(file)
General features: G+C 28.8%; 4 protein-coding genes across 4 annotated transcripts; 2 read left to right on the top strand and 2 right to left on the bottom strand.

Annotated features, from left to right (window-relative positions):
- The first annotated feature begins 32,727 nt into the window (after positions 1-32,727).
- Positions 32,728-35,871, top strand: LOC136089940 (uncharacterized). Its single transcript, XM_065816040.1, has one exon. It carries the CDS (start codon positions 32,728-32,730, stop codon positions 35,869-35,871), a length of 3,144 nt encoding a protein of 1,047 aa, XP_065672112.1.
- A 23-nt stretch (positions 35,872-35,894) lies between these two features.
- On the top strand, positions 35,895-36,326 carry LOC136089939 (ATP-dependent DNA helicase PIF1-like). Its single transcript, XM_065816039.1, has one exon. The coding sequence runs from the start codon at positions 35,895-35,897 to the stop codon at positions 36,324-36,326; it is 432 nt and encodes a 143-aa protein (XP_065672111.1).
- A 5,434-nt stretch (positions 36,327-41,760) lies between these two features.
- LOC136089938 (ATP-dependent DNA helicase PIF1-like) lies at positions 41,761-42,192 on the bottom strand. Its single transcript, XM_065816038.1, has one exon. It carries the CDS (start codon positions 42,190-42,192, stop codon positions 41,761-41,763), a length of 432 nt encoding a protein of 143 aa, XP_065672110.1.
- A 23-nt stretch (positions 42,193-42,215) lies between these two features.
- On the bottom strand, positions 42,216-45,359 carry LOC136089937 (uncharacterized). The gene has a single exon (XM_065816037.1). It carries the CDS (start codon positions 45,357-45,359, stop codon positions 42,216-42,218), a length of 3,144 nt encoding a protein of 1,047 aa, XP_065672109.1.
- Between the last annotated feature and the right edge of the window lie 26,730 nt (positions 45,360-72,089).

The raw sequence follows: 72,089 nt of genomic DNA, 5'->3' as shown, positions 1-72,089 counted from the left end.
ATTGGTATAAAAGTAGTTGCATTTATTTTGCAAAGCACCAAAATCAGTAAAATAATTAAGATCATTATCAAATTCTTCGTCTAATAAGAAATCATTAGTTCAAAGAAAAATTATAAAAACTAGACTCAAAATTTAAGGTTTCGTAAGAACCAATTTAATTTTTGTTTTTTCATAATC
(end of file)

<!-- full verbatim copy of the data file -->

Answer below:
General features: G+C 28.8%; 4 protein-coding genes across 4 annotated transcripts; 2 read left to right on the top strand and 2 right to left on the bottom strand.

Annotated features, from left to right (window-relative positions):
- The first annotated feature begins 32,727 nt into the window (after positions 1-32,727).
- Positions 32,728-35,871, top strand: LOC136089940 (uncharacterized). Its single transcript, XM_065816040.1, has one exon. It carries the CDS (start codon positions 32,728-32,730, stop codon positions 35,869-35,871), a length of 3,144 nt encoding a protein of 1,047 aa, XP_065672112.1.
- A 23-nt stretch (positions 35,872-35,894) lies between these two features.
- On the top strand, positions 35,895-36,326 carry LOC136089939 (ATP-dependent DNA helicase PIF1-like). Its single transcript, XM_065816039.1, has one exon. The coding sequence runs from the start codon at positions 35,895-35,897 to the stop codon at positions 36,324-36,326; it is 432 nt and encodes a 143-aa protein (XP_065672111.1).
- A 5,434-nt stretch (positions 36,327-41,760) lies between these two features.
- LOC136089938 (ATP-dependent DNA helicase PIF1-like) lies at positions 41,761-42,192 on the bottom strand. Its single transcript, XM_065816038.1, has one exon. It carries the CDS (start codon positions 42,190-42,192, stop codon positions 41,761-41,763), a length of 432 nt encoding a protein of 143 aa, XP_065672110.1.
- A 23-nt stretch (positions 42,193-42,215) lies between these two features.
- On the bottom strand, positions 42,216-45,359 carry LOC136089937 (uncharacterized). The gene has a single exon (XM_065816037.1). It carries the CDS (start codon positions 45,357-45,359, stop codon positions 42,216-42,218), a length of 3,144 nt encoding a protein of 1,047 aa, XP_065672109.1.
- Between the last annotated feature and the right edge of the window lie 26,730 nt (positions 45,360-72,089).

The raw sequence follows: 72,089 nt of genomic DNA, 5'->3' as shown, positions 1-72,089 counted from the left end.
ATTGGTATAAAAGTAGTTGCATTTATTTTGCAAAGCACCAAAATCAGTAAAATAATTAAGATCATTATCAAATTCTTCGTCTAATAAGAAATCATTAGTTCAAAGAAAAATTATAAAAACTAGACTCAAAATTTAAGGTTTCGTAAGAACCAATTTAATTTTTGTTTTTTCATAATC